Dark brown, almost black hair is fastened into a bun without a single strand out of place. Brush strokes contour the young woman’s face, dotting her somber cocoa-colored eye with a small ivory pupil.
Only half of Lola Ruiz Picasso’s face appears on the small canvas hung up inside the Picasso Museum in Barcelona, Spain. The painting is displayed as part of the museum’s temporary exhibition about Lola. An artist in her own right, Lola is better known as the muse for her younger brother, Pablo Picasso, in his earlier work.
The exhibition pays homage to Lola’s dedication in preserving her brother’s artwork, according to the museum’s website. Individual portraits of Lola, on the other hand, encapsulate the lifelong bond between the siblings.
Pablo began to paint his sister when he was 13 years old, a year before his family moved to Barcelona, according to the exhibition. She remained the icon of the artist for most of the following decade. Portraits of Lola are among some of the richest imagery in the artist’s oeuvre.
Intense brush marks — a staple of Pablo’s earlier work — line the backgrounds in many of his family portraits. Lola, the primary woman model for her brother, is captured the most among his family members, according to the exhibition.
Paintings and drawings depict Lola in both monumental and mundane chapters of her life. Pablo portrayed his sister’s first communion, casting the ceremony on a grand canvas with thin matte layers, blood red hues and acute details. Yet he also captured the banal beauty of Lola reading a book or resting her eyes. In these portraits, dry bristles parted the paint, deepening the definition of her surroundings.
In “Lola, the Artist’s Sister,” Pablo painted his sister reposed against a wall, nearly blending into her background. The paint is layered and the colors bleed into one another, blurring the strict lines of reality.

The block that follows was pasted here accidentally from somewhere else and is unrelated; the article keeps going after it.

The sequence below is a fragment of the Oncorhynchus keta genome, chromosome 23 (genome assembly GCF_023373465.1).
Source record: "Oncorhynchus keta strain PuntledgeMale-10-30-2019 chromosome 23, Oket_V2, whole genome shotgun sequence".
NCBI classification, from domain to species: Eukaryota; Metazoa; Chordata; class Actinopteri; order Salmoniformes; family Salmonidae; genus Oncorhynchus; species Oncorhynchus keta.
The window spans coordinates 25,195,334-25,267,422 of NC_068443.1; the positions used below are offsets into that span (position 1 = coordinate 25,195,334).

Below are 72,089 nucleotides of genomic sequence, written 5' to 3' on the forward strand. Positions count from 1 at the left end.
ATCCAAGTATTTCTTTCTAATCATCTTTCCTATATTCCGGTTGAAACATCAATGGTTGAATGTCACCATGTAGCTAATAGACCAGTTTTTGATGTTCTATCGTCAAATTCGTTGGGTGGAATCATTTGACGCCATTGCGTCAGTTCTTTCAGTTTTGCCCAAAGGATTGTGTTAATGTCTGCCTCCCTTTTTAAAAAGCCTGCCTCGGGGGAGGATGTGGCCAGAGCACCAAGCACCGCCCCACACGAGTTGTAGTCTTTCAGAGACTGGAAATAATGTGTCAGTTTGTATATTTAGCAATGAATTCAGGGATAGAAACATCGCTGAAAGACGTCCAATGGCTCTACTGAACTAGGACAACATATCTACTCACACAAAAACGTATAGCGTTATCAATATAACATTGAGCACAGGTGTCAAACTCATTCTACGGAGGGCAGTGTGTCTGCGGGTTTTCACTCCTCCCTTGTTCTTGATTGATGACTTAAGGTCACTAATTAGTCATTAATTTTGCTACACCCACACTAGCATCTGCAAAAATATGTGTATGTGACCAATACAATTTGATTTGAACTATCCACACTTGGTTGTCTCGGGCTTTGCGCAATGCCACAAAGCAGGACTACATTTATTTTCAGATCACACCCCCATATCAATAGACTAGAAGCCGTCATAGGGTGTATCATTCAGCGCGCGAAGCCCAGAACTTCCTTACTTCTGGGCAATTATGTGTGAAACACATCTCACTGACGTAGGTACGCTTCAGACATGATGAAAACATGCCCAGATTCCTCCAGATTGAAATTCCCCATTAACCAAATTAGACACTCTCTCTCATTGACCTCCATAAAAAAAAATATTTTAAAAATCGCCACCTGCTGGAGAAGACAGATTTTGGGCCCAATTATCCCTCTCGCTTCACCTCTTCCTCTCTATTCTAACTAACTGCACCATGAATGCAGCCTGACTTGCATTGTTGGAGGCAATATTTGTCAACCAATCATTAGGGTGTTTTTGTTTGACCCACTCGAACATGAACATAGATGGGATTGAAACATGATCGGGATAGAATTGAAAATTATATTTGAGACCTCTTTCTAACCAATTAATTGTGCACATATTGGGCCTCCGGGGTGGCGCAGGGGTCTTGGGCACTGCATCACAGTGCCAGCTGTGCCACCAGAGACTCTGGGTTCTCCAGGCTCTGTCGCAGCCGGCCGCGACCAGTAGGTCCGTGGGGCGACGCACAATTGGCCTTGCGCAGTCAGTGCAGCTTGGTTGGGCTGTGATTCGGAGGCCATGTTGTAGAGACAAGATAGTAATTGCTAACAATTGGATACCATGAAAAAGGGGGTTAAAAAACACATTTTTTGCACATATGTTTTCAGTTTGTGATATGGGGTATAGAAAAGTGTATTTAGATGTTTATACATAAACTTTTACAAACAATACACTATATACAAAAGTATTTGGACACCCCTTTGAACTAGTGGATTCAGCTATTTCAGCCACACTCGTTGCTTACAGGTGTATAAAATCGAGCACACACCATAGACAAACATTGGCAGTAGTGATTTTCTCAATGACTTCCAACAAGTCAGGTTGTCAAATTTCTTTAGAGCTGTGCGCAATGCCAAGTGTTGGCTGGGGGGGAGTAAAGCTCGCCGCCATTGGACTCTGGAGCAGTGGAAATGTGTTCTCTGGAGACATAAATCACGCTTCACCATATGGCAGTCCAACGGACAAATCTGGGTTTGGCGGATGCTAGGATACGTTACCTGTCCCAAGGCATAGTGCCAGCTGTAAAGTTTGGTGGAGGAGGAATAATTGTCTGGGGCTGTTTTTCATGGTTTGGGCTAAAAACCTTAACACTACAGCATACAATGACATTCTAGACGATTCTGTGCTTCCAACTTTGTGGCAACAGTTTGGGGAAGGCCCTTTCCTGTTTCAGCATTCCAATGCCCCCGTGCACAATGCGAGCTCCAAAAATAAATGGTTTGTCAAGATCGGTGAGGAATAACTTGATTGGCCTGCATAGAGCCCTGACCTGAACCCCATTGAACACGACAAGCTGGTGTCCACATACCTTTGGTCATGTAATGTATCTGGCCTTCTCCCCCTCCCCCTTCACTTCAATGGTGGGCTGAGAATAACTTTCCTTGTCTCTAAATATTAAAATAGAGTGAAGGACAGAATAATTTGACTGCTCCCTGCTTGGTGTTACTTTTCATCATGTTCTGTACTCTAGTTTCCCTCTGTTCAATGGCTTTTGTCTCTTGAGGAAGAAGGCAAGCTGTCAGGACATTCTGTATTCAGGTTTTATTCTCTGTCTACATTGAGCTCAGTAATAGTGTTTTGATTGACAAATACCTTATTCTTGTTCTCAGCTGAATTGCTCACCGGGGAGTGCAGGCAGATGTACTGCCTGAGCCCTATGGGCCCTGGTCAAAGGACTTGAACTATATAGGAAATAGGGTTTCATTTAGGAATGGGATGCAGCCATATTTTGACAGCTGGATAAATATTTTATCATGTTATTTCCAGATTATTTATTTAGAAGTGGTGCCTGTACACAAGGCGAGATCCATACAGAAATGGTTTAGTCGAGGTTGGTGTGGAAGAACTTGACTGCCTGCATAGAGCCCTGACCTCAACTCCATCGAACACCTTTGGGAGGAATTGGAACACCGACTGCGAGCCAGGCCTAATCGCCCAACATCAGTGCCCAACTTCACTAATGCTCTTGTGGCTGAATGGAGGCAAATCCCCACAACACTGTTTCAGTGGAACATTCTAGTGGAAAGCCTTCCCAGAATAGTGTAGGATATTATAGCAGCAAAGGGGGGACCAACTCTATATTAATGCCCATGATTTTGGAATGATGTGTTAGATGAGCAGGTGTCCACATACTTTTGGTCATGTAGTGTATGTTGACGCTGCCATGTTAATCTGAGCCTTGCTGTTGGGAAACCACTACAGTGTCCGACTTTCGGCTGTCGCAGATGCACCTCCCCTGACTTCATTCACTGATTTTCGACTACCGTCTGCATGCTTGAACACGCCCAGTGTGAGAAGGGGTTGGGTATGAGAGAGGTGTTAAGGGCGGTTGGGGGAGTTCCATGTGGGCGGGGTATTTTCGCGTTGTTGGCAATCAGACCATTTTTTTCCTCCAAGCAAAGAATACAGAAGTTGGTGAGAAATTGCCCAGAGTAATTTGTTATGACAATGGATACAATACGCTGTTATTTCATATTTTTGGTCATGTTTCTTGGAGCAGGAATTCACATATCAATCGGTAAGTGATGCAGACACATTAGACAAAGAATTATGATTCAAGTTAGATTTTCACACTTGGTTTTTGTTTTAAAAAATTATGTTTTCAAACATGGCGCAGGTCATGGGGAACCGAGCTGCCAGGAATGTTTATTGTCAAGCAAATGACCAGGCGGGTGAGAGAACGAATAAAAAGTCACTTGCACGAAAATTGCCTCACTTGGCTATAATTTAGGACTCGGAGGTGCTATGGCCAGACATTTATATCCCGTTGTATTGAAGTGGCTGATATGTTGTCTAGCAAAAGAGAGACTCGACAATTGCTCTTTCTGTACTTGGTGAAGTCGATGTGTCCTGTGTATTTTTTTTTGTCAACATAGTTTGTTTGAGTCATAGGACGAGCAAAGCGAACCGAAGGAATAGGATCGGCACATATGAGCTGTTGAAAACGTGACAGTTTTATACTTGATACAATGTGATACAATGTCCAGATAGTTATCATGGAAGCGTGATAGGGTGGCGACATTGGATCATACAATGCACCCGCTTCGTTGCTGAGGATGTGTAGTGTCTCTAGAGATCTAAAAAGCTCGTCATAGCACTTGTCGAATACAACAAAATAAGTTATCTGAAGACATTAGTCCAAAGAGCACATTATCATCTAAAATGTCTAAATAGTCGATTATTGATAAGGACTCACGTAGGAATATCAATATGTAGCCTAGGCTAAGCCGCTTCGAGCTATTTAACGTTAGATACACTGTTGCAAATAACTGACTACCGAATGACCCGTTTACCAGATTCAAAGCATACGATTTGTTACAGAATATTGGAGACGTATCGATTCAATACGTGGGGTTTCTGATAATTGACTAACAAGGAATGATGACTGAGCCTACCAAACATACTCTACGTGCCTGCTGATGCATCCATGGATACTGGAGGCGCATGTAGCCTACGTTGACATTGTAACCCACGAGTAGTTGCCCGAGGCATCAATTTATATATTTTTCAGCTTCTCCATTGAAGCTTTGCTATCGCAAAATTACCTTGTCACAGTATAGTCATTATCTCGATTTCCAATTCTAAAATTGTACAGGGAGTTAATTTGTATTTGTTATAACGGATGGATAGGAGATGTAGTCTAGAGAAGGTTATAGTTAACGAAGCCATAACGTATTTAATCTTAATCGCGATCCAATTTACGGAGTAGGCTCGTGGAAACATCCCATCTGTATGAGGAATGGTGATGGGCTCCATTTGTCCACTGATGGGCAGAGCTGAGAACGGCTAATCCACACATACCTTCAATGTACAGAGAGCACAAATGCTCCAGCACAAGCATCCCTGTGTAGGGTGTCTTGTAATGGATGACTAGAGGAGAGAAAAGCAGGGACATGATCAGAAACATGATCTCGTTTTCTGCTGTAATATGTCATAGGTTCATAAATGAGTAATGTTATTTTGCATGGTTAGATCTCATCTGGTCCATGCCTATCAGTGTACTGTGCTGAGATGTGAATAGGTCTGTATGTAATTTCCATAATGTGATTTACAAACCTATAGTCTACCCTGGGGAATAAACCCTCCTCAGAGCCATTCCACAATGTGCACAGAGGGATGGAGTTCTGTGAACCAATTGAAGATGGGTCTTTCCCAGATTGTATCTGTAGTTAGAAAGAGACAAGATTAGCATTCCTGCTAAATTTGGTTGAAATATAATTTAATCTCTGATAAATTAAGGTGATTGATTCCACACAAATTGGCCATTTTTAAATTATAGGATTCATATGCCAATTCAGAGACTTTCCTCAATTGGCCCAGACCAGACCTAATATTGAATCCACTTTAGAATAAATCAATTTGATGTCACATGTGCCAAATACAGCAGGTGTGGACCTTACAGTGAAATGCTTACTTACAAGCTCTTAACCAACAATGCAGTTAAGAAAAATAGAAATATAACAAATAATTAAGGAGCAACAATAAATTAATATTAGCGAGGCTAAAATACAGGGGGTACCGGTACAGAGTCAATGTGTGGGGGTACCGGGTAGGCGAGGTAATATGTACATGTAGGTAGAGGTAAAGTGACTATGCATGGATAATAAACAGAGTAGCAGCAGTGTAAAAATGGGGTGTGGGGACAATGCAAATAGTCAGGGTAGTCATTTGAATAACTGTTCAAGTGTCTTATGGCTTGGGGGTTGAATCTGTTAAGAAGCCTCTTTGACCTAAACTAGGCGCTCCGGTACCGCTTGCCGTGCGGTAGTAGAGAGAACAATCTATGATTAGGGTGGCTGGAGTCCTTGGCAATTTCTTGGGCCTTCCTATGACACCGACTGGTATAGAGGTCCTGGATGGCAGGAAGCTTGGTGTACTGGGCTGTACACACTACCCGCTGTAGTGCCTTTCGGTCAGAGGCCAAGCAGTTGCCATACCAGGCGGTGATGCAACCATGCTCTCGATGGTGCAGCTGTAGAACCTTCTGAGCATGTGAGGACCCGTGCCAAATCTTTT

Although only a temporary exhibition, this tribute to Lola introduces Pablo’s original muse to the world, as well as his unrelenting attempts to capture her existence. However, one would be remiss to skip over Lola’s artwork.
The exhibition also included 10 of Lola’s drawings, all of which executed a degree of skill that seems unlikely to come from the then adolescent artist. No bigger than a piece of construction paper, these brightly colored pieces perfectly combine her age appropriate childish scribbles with detailed patterns and a mature sense of abstractism. Often reusing discarded supplies from her brother or father, according to the exhibition, Lola curated portraits of women, vases and house plants and a countryside landscape.
In a family of artists, preservation of artwork was a high priority. When Pablo moved out of the family home in Barcelona to relocate to Paris, these works remained with his family under the safeguard of his mother, according to the exhibition.
After their mother died in 1938, Lola became the “keeper of the treasure” according to the exhibition.
“Our mother held out — she believed the paintings were more important than anything else — father held out and our stomachs held out,” Lola’s children recalled in 1982, according to the exhibition.
After Lola’s death in 1958, her children continued to preserve the works until Pablo gifted them to the city of Barcelona in 1970, according to the exhibition. Among these works were those that Lola protected.
Pablo portrayed his sister in oils, pen, pastels and watercolors, and he created his work in sketch pads and on varying canvas sizes. While Lola may be unknown to most of the world, her prevalence in the famed artist’s earlier work cannot be missed.